The launch of the world’s first third generation mobile phone service on the Isle of Man has been delayed by at least three months because of malfunctioning handsets.
British Telecom, which had been due to start the service at the end of May, said its Manx Telecom subsidiary was postponing the launch because of a software problem in phones supplied by NEC.
The service on the tiny island off north-west England would have been the world’s first after Japan’s NTT DoCoMo delayed its launch in Tokyo from May until October.
BT said it will now launch the Isle of Man’s high-speed mobile internet service at the end of summer or early autumn.
A BT spokesman said the NEC handsets lose their connection when the caller moves into a new mobile “cell” – or a new area covered by the network.
A software problem in the phone prevents the network seamlessly passing the call to the radio mast in the new cell. The problem is the same one that forced DoCoMo to delay, the spokesman said.
The setback comes as British Telecom steps up its battle to win back the confidence of its investors. The debt-ridden telecom giant has revealed further details of a major cost-cutting programme aimed at shaving about £600m off its operating budget.
BT’s new chairman Sir Christopher Bland will travel the country briefing investors on the plan this week.
The company also hopes to shed 5,000 jobs this year through “natural wastage”, a spokesman confirmed. He said that the company had also cut 5,000 jobs last year. The company hopes to avoid any compulsory redundancies.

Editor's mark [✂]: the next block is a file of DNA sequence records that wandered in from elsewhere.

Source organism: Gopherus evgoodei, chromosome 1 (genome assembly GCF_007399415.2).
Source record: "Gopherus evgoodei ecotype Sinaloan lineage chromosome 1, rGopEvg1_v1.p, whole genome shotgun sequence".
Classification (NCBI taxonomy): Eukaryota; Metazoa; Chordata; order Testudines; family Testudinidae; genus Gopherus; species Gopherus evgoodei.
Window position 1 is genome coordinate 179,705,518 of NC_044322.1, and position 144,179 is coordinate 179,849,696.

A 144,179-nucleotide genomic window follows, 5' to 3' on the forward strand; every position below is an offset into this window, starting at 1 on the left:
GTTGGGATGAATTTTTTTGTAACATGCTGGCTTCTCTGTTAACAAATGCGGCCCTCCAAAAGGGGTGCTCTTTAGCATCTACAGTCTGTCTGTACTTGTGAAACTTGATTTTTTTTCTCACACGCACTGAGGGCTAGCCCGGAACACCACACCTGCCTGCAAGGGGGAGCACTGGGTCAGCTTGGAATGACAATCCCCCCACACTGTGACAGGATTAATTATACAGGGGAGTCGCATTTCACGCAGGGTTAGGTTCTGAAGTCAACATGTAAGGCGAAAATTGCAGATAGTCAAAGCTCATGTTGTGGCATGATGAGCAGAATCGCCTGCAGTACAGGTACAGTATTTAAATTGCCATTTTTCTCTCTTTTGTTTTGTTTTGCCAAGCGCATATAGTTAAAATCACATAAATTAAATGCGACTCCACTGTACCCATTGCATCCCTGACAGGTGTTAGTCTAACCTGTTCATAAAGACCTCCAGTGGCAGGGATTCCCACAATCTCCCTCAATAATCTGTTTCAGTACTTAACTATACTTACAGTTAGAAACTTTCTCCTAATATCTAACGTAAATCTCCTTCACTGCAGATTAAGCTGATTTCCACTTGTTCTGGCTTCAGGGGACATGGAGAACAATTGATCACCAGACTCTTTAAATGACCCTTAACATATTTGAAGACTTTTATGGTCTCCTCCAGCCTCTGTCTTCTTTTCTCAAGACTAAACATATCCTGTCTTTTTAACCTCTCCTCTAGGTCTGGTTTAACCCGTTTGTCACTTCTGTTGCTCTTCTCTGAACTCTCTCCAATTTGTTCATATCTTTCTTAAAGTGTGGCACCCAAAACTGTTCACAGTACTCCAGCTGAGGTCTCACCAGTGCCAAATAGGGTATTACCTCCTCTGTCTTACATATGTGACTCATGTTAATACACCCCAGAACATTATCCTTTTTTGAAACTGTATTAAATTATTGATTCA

Sir Christopher retains his previous position as chairman of the BBC until a successor is found. In another move to overhaul its strategy, BT is considering the option of creating a new telecom company in conjunction with the US telecom giant AT&T.
The new company would combine Concert – BT’s global telecom joint venture with AT&T – and BT’s Ignite unit, which provides broadband services. The company, which would also include AT&T’s own business services division, would be floated on the stock markets in London and New York with an estimated value of £5bn.
The plan is one of a dozen options being considered for Concert, including downsizing. Concert’s performance has been disappointing, as was shown when BT reported a £2.8bn ($4bn) pre-tax loss for the fourth quarter. Concert racked up a loss of £89m after a previous profit of £69m.
BT, which has a 50% stake in the company, is also discussing options to sell its stake in Concert to AT&T. BT announced last week it is to demerge its mobile telephone and internet division BT Wireless. The remainder of BT, which includes the core fixed-line business, is to be renamed Future BT.
Existing BT shareholders will hold shares in both companies. BT has told shareholders it was necessary to demerge BT Wireless because of tough market conditions and increasing competition in the mobile phone sector.